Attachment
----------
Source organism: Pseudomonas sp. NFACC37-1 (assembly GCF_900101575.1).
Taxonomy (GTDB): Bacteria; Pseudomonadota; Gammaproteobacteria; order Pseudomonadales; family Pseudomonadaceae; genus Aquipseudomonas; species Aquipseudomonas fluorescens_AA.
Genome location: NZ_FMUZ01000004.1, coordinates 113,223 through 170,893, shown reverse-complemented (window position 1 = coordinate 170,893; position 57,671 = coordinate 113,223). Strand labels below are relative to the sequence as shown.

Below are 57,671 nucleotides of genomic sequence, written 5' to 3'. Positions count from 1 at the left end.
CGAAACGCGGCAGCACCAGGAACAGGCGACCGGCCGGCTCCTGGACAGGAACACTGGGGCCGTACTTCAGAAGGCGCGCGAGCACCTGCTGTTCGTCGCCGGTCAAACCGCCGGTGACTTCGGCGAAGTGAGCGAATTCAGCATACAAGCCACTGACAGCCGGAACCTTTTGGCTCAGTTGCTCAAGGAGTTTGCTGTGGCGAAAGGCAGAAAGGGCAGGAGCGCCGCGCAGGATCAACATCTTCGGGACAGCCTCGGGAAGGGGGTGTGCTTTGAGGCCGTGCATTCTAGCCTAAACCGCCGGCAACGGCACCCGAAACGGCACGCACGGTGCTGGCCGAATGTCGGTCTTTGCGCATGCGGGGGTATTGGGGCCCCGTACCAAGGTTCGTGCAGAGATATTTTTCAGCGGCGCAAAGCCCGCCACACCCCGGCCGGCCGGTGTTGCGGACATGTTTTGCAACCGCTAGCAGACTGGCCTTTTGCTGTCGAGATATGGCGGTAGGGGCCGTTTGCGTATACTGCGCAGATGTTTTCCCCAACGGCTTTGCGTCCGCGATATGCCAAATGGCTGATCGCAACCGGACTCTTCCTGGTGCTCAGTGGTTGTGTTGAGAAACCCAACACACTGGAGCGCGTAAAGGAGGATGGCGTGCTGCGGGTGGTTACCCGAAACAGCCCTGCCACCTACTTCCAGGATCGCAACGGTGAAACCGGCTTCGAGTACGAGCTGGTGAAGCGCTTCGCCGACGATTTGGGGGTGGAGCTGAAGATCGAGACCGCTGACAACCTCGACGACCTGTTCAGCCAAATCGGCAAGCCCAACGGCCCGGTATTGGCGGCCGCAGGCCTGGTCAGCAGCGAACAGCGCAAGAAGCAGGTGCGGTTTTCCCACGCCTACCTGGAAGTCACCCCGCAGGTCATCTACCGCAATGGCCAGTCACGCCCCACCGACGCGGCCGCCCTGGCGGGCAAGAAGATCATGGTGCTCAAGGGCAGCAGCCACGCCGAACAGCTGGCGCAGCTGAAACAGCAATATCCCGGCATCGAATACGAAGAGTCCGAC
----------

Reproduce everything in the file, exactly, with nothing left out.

Source organism: Pseudomonas sp. NFACC37-1 (assembly GCF_900101575.1).
Taxonomy (GTDB): Bacteria; Pseudomonadota; Gammaproteobacteria; order Pseudomonadales; family Pseudomonadaceae; genus Aquipseudomonas; species Aquipseudomonas fluorescens_AA.
Genome location: NZ_FMUZ01000004.1, coordinates 113,223 through 170,893, shown reverse-complemented (window position 1 = coordinate 170,893; position 57,671 = coordinate 113,223). Strand labels below are relative to the sequence as shown.

Below are 57,671 nucleotides of genomic sequence, written 5' to 3'. Positions count from 1 at the left end.
CGAAACGCGGCAGCACCAGGAACAGGCGACCGGCCGGCTCCTGGACAGGAACACTGGGGCCGTACTTCAGAAGGCGCGCGAGCACCTGCTGTTCGTCGCCGGTCAAACCGCCGGTGACTTCGGCGAAGTGAGCGAATTCAGCATACAAGCCACTGACAGCCGGAACCTTTTGGCTCAGTTGCTCAAGGAGTTTGCTGTGGCGAAAGGCAGAAAGGGCAGGAGCGCCGCGCAGGATCAACATCTTCGGGACAGCCTCGGGAAGGGGGTGTGCTTTGAGGCCGTGCATTCTAGCCTAAACCGCCGGCAACGGCACCCGAAACGGCACGCACGGTGCTGGCCGAATGTCGGTCTTTGCGCATGCGGGGGTATTGGGGCCCCGTACCAAGGTTCGTGCAGAGATATTTTTCAGCGGCGCAAAGCCCGCCACACCCCGGCCGGCCGGTGTTGCGGACATGTTTTGCAACCGCTAGCAGACTGGCCTTTTGCTGTCGAGATATGGCGGTAGGGGCCGTTTGCGTATACTGCGCAGATGTTTTCCCCAACGGCTTTGCGTCCGCGATATGCCAAATGGCTGATCGCAACCGGACTCTTCCTGGTGCTCAGTGGTTGTGTTGAGAAACCCAACACACTGGAGCGCGTAAAGGAGGATGGCGTGCTGCGGGTGGTTACCCGAAACAGCCCTGCCACCTACTTCCAGGATCGCAACGGTGAAACCGGCTTCGAGTACGAGCTGGTGAAGCGCTTCGCCGACGATTTGGGGGTGGAGCTGAAGATCGAGACCGCTGACAACCTCGACGACCTGTTCAGCCAAATCGGCAAGCCCAACGGCCCGGTATTGGCGGCCGCAGGCCTGGTCAGCAGCGAACAGCGCAAGAAGCAGGTGCGGTTTTCCCACGCCTACCTGGAAGTCACCCCGCAGGTCATCTACCGCAATGGCCAGTCACGCCCCACCGACGCGGCCGCCCTGGCGGGCAAGAAGATCATGGTGCTCAAGGGCAGCAGCCACGCCGAACAGCTGGCGCAGCTGAAACAGCAATATCCCGGCATCGAATACGAAGAGTCCGAC